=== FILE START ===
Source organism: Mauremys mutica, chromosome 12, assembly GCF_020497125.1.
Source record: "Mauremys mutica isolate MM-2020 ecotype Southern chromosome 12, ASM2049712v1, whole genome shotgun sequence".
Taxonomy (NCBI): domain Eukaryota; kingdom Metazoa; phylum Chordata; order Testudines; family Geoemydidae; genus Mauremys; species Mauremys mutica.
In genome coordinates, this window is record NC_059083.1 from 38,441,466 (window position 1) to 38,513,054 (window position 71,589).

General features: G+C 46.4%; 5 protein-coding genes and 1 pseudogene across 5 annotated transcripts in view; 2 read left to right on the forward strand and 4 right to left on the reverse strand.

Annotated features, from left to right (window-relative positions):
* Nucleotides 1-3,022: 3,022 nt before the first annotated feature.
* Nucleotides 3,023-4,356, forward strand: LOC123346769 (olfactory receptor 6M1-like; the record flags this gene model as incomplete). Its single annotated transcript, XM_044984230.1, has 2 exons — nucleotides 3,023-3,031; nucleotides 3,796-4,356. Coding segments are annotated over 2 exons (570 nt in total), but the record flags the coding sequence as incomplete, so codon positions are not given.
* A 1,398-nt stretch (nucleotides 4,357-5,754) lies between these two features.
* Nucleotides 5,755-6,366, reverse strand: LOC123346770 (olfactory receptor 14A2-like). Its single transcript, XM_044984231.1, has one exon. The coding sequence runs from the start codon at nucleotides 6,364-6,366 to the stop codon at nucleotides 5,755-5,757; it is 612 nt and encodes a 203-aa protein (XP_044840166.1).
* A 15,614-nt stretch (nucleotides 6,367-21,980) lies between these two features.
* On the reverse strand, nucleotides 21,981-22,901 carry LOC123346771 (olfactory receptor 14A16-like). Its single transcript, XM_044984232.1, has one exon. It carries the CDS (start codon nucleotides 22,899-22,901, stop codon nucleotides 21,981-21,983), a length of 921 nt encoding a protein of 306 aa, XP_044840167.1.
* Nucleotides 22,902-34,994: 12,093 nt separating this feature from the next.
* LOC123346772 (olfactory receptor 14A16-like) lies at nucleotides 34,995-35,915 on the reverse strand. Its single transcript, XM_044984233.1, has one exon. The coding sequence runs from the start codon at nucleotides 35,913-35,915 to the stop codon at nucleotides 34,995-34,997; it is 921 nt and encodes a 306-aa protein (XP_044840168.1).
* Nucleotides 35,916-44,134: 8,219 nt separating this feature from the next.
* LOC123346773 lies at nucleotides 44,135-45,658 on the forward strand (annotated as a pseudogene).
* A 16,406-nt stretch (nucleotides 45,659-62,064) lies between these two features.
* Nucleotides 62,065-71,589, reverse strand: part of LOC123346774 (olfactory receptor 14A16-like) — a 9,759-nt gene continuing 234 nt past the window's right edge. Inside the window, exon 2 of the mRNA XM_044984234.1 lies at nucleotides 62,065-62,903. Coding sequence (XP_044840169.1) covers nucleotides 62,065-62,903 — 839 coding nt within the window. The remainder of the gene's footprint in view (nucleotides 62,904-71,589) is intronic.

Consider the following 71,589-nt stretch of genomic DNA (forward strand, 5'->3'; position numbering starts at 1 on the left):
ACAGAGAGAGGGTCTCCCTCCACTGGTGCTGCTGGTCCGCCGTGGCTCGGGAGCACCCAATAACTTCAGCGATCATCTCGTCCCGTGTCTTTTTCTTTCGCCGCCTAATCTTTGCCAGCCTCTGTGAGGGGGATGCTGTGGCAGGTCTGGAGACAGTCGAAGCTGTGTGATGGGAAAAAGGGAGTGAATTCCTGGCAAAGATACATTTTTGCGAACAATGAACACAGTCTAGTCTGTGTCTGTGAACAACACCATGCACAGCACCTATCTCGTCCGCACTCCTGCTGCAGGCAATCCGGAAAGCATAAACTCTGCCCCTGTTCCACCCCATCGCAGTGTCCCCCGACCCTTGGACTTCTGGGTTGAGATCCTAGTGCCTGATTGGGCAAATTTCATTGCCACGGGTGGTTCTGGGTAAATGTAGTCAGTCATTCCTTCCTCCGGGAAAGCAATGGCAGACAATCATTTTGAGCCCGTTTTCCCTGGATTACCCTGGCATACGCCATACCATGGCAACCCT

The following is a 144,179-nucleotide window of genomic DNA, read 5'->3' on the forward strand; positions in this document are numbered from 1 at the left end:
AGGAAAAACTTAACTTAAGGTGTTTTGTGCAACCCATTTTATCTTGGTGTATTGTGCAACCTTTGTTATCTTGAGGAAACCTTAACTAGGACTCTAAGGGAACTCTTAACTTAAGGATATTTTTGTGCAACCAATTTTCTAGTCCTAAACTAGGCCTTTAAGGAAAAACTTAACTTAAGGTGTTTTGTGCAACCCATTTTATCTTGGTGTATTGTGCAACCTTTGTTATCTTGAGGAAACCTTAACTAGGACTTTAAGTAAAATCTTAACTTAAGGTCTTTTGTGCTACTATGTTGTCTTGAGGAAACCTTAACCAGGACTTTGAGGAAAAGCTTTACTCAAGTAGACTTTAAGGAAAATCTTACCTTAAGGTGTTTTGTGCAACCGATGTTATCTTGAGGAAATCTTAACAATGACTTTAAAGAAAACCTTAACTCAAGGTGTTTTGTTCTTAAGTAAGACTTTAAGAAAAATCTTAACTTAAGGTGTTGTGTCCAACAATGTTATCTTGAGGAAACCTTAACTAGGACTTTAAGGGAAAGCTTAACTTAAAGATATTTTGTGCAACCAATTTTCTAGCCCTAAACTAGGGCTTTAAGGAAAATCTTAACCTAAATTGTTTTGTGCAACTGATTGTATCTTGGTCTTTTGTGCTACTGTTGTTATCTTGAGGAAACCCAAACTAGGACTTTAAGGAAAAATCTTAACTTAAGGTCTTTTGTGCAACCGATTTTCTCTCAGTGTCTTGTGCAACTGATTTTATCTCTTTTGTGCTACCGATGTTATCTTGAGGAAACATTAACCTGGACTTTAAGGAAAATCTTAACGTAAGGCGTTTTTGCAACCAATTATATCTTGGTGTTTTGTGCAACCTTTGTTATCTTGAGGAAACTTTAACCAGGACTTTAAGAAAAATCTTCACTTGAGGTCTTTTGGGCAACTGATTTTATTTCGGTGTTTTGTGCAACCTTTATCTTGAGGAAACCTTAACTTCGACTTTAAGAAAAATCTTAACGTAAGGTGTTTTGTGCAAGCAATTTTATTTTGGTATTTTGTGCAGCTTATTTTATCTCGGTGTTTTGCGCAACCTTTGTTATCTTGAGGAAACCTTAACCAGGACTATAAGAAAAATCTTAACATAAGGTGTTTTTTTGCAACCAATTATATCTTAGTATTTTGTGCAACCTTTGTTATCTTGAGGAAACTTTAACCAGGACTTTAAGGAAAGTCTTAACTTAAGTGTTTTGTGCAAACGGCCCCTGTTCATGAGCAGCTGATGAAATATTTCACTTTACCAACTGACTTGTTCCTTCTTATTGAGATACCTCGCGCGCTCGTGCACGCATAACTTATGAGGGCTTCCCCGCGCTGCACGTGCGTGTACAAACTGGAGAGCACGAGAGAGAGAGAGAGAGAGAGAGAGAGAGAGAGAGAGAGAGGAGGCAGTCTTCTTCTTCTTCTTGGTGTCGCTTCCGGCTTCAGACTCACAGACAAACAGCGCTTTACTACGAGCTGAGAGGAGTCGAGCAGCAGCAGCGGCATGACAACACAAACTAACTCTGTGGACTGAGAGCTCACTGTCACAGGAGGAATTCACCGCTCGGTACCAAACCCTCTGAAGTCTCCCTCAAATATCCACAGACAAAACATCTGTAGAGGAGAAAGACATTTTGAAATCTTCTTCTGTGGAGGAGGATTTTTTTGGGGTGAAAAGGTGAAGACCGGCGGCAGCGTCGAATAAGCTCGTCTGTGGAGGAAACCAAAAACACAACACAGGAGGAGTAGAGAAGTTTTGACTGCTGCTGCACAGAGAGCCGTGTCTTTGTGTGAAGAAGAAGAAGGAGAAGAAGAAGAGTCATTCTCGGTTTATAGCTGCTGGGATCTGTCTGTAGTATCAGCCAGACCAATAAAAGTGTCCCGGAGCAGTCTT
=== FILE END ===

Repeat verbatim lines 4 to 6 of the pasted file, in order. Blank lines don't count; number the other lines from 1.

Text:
In genome coordinates, this window is record NC_059083.1 from 38,441,466 (window position 1) to 38,513,054 (window position 71,589).

General features: G+C 46.4%; 5 protein-coding genes and 1 pseudogene across 5 annotated transcripts in view; 2 read left to right on the forward strand and 4 right to left on the reverse strand.

Annotated features, from left to right (window-relative positions):